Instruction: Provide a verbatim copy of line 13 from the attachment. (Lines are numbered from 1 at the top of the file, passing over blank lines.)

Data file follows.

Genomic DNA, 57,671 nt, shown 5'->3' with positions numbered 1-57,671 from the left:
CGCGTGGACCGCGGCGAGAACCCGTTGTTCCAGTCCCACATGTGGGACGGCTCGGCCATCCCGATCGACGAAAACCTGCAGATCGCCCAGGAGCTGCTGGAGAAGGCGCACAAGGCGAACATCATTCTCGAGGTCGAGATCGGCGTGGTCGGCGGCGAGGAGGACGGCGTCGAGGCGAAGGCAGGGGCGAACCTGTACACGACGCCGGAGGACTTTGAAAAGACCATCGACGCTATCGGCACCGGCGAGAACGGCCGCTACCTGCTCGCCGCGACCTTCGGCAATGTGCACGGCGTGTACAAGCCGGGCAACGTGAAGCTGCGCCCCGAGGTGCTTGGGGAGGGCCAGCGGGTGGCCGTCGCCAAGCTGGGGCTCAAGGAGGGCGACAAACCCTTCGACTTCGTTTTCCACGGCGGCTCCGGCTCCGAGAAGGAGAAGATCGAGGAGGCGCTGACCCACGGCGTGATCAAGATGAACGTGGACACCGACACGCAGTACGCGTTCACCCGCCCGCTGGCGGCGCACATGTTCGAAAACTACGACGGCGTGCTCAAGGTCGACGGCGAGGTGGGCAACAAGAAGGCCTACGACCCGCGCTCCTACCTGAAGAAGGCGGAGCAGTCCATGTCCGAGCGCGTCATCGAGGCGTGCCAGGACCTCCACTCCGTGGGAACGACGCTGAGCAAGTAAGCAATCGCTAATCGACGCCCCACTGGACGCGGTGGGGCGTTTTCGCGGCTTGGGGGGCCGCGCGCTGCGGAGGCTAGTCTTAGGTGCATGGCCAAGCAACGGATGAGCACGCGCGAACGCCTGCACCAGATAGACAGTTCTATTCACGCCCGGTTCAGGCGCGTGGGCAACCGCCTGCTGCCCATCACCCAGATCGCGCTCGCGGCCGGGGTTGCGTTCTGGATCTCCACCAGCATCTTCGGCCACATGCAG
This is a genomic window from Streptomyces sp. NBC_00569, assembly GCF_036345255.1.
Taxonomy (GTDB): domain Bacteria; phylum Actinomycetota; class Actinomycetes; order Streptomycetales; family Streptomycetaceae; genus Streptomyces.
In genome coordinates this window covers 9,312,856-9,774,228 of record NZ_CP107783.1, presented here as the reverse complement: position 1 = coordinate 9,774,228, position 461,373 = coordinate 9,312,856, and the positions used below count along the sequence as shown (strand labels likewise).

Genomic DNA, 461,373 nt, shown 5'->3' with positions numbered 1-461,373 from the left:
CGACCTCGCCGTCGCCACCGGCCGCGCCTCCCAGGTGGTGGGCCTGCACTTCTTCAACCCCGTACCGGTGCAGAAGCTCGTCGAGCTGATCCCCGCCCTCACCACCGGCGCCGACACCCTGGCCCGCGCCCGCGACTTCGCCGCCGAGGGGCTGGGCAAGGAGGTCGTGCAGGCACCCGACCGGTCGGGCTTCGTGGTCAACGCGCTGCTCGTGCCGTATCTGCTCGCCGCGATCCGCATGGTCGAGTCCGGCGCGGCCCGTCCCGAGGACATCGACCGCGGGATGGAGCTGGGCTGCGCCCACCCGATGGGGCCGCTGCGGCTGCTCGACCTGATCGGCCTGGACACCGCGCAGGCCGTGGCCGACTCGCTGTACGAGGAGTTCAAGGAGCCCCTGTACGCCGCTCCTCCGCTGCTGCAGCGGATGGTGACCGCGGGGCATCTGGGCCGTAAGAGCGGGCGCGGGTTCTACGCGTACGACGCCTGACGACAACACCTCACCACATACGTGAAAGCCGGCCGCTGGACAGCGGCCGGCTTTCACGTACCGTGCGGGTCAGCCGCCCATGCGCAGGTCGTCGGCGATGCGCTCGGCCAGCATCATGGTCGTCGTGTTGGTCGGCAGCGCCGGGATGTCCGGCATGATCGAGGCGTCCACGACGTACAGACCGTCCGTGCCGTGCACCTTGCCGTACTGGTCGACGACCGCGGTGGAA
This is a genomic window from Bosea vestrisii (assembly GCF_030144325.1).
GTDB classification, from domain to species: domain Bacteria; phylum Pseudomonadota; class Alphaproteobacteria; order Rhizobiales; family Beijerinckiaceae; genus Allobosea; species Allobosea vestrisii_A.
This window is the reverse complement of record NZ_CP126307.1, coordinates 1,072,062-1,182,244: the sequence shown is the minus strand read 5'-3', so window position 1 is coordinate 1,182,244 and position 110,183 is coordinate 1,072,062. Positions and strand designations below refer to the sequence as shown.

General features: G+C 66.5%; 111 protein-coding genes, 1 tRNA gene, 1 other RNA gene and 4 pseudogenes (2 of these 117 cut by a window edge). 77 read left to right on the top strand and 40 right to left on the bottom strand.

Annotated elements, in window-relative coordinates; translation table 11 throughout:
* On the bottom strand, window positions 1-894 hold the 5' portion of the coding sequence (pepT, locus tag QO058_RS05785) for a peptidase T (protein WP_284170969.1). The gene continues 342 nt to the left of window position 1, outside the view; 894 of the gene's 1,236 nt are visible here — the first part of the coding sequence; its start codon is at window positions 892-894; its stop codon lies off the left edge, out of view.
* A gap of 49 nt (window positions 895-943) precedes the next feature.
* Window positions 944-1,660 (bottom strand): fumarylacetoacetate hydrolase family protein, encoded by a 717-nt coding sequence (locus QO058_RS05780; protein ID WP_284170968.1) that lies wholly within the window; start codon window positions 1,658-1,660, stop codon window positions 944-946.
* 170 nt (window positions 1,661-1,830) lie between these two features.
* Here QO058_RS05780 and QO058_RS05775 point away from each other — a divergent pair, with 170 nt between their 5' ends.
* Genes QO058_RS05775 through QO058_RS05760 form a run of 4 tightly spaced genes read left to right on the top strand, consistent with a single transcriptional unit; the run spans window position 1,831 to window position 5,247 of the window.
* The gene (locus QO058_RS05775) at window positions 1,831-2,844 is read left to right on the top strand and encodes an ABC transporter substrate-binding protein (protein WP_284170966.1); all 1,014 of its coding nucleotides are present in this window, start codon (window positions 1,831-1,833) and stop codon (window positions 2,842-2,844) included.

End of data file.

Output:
* On the bottom strand, window positions 1-894 hold the 5' portion of the coding sequence (pepT, locus tag QO058_RS05785) for a peptidase T (protein WP_284170969.1). The gene continues 342 nt to the left of window position 1, outside the view; 894 of the gene's 1,236 nt are visible here — the first part of the coding sequence; its start codon is at window positions 892-894; its stop codon lies off the left edge, out of view.